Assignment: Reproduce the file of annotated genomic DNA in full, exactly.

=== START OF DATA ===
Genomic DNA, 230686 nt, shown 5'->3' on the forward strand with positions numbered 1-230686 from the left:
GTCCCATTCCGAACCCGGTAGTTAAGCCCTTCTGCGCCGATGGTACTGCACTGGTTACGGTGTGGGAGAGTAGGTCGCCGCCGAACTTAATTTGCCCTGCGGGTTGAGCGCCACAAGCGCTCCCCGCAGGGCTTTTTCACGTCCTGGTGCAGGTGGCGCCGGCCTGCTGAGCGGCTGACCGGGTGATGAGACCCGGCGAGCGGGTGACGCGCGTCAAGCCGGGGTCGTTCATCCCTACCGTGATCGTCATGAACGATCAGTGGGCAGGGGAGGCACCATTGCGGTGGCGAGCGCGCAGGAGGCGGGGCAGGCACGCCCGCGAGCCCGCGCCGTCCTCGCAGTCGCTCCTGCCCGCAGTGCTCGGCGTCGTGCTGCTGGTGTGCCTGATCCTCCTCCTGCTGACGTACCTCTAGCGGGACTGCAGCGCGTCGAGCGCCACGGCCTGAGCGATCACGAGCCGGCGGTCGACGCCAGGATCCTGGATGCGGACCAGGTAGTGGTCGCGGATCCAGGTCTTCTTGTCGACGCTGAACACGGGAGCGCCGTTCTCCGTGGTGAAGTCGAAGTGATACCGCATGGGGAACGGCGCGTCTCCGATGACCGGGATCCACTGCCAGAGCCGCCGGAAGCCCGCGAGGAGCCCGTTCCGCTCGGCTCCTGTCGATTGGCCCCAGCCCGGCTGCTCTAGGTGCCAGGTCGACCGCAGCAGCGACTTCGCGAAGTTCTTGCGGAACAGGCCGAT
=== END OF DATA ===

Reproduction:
Genomic DNA, 230686 nt, shown 5'->3' on the forward strand with positions numbered 1-230686 from the left:
GTCCCATTCCGAACCCGGTAGTTAAGCCCTTCTGCGCCGATGGTACTGCACTGGTTACGGTGTGGGAGAGTAGGTCGCCGCCGAACTTAATTTGCCCTGCGGGTTGAGCGCCACAAGCGCTCCCCGCAGGGCTTTTTCACGTCCTGGTGCAGGTGGCGCCGGCCTGCTGAGCGGCTGACCGGGTGATGAGACCCGGCGAGCGGGTGACGCGCGTCAAGCCGGGGTCGTTCATCCCTACCGTGATCGTCATGAACGATCAGTGGGCAGGGGAGGCACCATTGCGGTGGCGAGCGCGCAGGAGGCGGGGCAGGCACGCCCGCGAGCCCGCGCCGTCCTCGCAGTCGCTCCTGCCCGCAGTGCTCGGCGTCGTGCTGCTGGTGTGCCTGATCCTCCTCCTGCTGACGTACCTCTAGCGGGACTGCAGCGCGTCGAGCGCCACGGCCTGAGCGATCACGAGCCGGCGGTCGACGCCAGGATCCTGGATGCGGACCAGGTAGTGGTCGCGGATCCAGGTCTTCTTGTCGACGCTGAACACGGGAGCGCCGTTCTCCGTGGTGAAGTCGAAGTGATACCGCATGGGGAACGGCGCGTCTCCGATGACCGGGATCCACTGCCAGAGCCGCCGGAAGCCCGCGAGGAGCCCGTTCCGCTCGGCTCCTGTCGATTGGCCCCAGCCCGGCTGCTCTAGGTGCCAGGTCGACCGCAGCAGCGACTTCGCGAAGTTCTTGCGGAACAGGCCGAT